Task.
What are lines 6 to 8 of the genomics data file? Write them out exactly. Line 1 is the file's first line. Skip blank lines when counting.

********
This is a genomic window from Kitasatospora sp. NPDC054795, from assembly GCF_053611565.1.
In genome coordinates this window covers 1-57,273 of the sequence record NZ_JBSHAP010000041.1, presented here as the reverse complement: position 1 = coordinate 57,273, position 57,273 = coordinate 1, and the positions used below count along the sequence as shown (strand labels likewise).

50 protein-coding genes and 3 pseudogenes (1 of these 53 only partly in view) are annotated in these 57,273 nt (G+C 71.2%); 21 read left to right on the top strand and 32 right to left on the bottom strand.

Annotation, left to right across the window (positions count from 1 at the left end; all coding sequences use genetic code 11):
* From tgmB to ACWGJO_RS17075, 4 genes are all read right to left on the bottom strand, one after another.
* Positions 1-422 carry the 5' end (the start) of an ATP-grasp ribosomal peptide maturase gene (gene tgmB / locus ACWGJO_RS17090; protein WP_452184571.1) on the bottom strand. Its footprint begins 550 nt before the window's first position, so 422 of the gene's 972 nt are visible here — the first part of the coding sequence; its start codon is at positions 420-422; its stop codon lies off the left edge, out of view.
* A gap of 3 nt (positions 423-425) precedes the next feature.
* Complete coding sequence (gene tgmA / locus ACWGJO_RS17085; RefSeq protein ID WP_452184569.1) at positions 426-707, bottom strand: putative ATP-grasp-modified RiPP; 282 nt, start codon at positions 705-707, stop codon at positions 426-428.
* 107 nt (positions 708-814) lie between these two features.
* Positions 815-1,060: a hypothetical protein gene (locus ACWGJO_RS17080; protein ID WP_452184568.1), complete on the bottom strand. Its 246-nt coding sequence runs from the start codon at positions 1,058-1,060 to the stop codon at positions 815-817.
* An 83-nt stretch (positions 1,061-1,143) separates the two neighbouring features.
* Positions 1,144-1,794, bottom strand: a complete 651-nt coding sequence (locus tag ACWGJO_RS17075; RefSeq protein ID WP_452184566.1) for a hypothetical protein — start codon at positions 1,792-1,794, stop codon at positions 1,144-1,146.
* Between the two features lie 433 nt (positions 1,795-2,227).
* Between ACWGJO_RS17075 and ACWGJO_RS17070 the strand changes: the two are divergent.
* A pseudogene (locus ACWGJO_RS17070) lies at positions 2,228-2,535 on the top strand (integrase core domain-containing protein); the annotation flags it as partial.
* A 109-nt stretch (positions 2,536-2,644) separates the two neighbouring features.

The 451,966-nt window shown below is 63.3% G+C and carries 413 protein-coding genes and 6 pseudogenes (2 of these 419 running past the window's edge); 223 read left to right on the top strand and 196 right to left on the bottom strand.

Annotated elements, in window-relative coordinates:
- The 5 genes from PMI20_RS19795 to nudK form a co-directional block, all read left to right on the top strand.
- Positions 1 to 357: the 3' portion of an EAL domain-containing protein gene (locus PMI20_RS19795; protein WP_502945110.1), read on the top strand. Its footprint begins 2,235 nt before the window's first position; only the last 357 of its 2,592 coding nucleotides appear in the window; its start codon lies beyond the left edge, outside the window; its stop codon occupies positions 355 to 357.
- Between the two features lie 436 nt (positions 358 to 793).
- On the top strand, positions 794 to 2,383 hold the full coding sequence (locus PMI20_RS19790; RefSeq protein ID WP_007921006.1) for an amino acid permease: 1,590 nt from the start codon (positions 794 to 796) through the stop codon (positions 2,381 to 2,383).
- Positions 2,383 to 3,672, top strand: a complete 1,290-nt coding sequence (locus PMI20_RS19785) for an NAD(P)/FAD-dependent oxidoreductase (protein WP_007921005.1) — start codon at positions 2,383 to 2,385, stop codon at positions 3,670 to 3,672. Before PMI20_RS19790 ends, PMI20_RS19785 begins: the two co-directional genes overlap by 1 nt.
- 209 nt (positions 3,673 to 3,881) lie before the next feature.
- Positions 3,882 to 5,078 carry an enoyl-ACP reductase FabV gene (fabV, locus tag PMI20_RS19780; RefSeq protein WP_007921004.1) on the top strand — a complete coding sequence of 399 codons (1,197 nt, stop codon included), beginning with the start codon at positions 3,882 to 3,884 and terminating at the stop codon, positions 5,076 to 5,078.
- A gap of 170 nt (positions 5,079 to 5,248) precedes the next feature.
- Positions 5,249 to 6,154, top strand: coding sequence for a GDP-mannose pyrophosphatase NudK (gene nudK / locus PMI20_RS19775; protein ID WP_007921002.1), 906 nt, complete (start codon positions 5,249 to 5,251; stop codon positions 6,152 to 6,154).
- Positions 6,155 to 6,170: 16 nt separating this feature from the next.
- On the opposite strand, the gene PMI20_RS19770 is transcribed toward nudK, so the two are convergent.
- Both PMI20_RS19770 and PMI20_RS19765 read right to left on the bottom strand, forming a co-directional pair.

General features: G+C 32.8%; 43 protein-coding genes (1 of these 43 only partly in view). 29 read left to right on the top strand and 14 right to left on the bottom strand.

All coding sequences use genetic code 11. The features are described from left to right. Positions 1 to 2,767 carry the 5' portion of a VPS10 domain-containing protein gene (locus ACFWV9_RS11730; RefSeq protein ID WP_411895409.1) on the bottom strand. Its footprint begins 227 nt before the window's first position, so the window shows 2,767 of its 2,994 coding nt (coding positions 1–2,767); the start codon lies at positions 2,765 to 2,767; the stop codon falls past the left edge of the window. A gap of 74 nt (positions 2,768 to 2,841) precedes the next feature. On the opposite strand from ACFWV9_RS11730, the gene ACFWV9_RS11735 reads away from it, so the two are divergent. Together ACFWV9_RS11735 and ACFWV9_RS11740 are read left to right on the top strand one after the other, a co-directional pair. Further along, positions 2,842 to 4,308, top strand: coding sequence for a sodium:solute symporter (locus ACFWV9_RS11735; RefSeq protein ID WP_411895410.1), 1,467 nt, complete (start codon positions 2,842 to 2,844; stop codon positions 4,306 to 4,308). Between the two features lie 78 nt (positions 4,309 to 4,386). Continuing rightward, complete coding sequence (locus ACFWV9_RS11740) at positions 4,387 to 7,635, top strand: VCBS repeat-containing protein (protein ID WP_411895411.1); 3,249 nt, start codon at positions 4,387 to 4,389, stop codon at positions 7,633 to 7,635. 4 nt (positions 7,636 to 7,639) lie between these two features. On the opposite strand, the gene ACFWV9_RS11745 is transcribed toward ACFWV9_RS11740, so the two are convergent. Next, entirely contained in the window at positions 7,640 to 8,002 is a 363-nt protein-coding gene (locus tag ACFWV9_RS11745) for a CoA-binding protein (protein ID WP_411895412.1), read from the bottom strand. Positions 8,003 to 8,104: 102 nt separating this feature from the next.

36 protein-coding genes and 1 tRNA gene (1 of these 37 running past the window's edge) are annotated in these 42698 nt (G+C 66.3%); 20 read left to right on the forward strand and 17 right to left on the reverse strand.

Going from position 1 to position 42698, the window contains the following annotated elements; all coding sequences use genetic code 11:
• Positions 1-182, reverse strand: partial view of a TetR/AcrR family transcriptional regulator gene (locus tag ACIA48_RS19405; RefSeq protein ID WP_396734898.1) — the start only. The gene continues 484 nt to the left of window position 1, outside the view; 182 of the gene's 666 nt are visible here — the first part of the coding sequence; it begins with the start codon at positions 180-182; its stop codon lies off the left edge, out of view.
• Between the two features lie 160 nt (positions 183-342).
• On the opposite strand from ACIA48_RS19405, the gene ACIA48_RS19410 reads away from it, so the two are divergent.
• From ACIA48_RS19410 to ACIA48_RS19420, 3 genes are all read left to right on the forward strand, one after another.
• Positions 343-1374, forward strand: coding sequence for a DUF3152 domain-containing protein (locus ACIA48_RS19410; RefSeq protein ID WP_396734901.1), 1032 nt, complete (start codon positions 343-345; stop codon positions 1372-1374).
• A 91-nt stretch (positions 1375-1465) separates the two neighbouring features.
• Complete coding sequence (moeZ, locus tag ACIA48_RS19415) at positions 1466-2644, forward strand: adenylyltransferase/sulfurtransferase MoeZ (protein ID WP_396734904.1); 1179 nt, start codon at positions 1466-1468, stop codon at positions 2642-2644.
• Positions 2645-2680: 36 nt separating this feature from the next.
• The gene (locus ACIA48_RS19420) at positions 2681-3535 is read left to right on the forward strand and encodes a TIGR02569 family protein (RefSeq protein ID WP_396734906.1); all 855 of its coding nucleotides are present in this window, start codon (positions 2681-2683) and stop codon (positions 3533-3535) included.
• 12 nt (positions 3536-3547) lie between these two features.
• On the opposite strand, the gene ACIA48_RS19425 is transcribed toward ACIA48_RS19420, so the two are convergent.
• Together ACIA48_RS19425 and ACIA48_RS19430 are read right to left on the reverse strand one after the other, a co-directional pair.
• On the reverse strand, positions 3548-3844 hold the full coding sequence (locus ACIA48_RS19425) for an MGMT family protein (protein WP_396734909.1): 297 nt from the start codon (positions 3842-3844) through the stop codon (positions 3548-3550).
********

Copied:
* Positions 1-422 carry the 5' end (the start) of an ATP-grasp ribosomal peptide maturase gene (gene tgmB / locus ACWGJO_RS17090; protein WP_452184571.1) on the bottom strand. Its footprint begins 550 nt before the window's first position, so 422 of the gene's 972 nt are visible here — the first part of the coding sequence; its start codon is at positions 420-422; its stop codon lies off the left edge, out of view.
* A gap of 3 nt (positions 423-425) precedes the next feature.
* Complete coding sequence (gene tgmA / locus ACWGJO_RS17085; RefSeq protein ID WP_452184569.1) at positions 426-707, bottom strand: putative ATP-grasp-modified RiPP; 282 nt, start codon at positions 705-707, stop codon at positions 426-428.